Best or Worst of Times

Charles Dickens wrote the following over 150 years ago:

It was the best of times, it was the worst of times, it was the age of wisdom, it was the age of foolishness, it was the epoch of belief, it was the epoch of incredulity, it was the season of Light, it was the season of Darkness, it was the spring of hope, it was the winter of despair, we had everything before us, we had nothing before us, we were all going direct to Heaven, we were all going direct the other way – in short, the period was so far like the present period, that some of its noisiest authorities insisted on its being received, for good or for evil, in the superlative degree of comparison only.

A Tale of Two Cities (1859)

Fifteen years ago terrorists boarded planes and rammed them into the Twin Towers in New York, the Pentagon, and another plane crashed in Pennsylvania. Since that time, America has certainly experienced the worst of times. We have been involved in war almost since the terrorist attacks. We have engaged in other conflicts. We have suffered a recession and been the victim of devastating natural disasters. We have seen a country roiled by injustice and corruption.

Now, as we prepare for a presidential election, we see the culmination of using only the “superlative degree of comparison.” Each political party is at once both the best and the worst. The politicians making up the party are saints and evil. Their policies will either result in the absolute salvation or the utter destruction of the nation.

Many may find it difficult in all of that to find the best of times, or even good times. However, the good times do exist and persist in America. Though some may argue that its light is diminished, it is still a city on a hill. The strength and the good of America is in its people. I have recently had the privilege of getting to know many service members. Their desire to defend America gives hope for its future. This strength is not unique to service members. I have seen it in families in the Midwest and on the West coast. America is not perfect, but it is strong.

As the Civil War wound down, Abraham Lincoln described his vision of how to bind up America’s wounds:”With malice toward none, with charity for all, with firmness in the right as God gives us to see the right, let us strive on to finish the work we are in, to bind up the nation’s wounds, to care for him who shall have borne the battle and for his widow and his orphan, to do all which may achieve and cherish a just and lasting peace among ourselves and with all nations.” Abraham Lincoln, Second Inaugural Address, 1865


Where have you seen inspiration this week?


5 Resources to Get Your Kids to Start Coding

Opportunities to learn how to code have exploded! They are everywhere. From bootcamps to online resources, as an adult, if you want to learn how to code, and you are willing to put in the time and effort, you can learn how to code. If you are interested, here are several links to some online resources.

I read an article recently on Scientific America’s website about an individual who saw a lack of diversity the people who worked at Silicon Valley corporations. She set out to increase that diversity by building an organization that educates k-12 students about coding. It looks like the organization is continuing to grow and succeed.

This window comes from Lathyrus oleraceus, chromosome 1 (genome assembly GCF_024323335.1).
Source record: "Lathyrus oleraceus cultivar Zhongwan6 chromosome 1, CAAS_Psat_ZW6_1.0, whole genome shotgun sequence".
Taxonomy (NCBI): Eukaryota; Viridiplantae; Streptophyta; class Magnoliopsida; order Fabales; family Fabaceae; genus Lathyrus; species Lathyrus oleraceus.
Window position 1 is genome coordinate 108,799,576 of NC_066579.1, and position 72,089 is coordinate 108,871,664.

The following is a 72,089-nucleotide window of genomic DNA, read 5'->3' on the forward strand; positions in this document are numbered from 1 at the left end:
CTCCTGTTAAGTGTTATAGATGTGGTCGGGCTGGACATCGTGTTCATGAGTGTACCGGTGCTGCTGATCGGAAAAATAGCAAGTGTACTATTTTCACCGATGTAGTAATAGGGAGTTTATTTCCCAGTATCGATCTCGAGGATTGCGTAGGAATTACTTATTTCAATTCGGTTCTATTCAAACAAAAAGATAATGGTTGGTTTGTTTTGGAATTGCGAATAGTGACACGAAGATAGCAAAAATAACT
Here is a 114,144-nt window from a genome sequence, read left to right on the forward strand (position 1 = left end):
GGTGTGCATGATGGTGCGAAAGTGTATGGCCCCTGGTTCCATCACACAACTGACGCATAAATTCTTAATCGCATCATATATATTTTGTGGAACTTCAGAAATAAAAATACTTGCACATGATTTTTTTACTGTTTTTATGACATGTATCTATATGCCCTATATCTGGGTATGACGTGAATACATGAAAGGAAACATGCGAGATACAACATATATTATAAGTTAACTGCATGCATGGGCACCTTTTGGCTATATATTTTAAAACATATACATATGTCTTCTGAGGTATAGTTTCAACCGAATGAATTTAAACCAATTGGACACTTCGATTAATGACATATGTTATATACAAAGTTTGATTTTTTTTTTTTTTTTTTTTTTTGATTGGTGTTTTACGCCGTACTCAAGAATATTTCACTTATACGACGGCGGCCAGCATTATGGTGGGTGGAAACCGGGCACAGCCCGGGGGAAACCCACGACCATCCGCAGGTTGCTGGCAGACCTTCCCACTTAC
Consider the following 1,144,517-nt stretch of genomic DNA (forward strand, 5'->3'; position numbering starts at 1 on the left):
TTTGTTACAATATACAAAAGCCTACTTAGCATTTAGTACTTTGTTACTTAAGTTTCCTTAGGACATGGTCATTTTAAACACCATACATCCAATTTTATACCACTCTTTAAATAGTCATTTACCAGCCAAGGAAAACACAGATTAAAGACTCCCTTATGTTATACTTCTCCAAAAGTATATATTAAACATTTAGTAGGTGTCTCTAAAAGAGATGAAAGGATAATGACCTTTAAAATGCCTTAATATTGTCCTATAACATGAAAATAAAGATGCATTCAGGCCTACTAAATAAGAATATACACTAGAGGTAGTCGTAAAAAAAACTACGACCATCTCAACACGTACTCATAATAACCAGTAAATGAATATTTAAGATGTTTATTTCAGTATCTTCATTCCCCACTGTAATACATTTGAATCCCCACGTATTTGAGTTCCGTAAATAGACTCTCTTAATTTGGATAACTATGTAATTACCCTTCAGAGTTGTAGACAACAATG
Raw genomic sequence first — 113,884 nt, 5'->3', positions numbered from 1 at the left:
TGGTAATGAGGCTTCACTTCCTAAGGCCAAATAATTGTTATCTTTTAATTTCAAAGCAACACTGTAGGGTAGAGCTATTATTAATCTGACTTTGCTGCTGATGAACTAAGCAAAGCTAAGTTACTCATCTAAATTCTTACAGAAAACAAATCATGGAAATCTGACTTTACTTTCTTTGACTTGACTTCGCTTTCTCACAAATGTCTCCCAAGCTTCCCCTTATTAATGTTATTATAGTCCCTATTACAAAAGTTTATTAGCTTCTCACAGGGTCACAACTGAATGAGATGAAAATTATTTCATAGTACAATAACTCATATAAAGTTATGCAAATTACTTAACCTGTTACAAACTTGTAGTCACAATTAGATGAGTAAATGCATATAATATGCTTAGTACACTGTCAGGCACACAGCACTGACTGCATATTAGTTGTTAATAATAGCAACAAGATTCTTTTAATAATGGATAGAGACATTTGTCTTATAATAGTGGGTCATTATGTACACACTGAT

This got me thinking about the resources that are available for my kids. I know that my son isn’t even two yet, but I want to make sure that as he grows up and goes out on his own that he is fully equipped to be successful. I don’t need him to be the next Steve Jobs or Bill Gates (although I wouldn’t complain if that’s what happened), but I do want to make sure that he has the knowledge and skills to be competitive and productive. I don’t want him to miss out on any opportunities.

If your school doesn’t provide coding classes, check out these paid and free resources. Some of them I have used. Others just looked interesting.

Robot School: This is an iOS app intended for kids age 7 and up. This is a game that teaches kids about coding. Specifically, kids will learn procedures, loops, and conditional instructions. If your kids can tackle a project without much prodding, then this is the resource for them. Codecademy teaches people how to code through lessons. It is a step-by-step method that builds on itself as you progress through the lessons. The lessons are simple and should be easy enough for older children. Learn everything from HTML to Python to PHP and Ruby. bills itself as an education non-profit striving to help more students code. They have courses geared towards younger, middle-aged, and older students. Lessons focus on everything from building games to experimenting with JavaScript. If you’re a teacher, they even have lesson plans.
Paid: This is a video-based learning platform. They have lessons available on a wide variety of topics, including coding. If you or your kids are more visual learners, this resource is for you. While they do charge a monthly fee to use the site, check out to see if your local library provides free access. Unlike, Udemy charges for each class you use. They frequently have discounts. This resource is probably more suitable for older kids who can sit through a class and understand lessons taught.
Do your kids code? What resources do they use?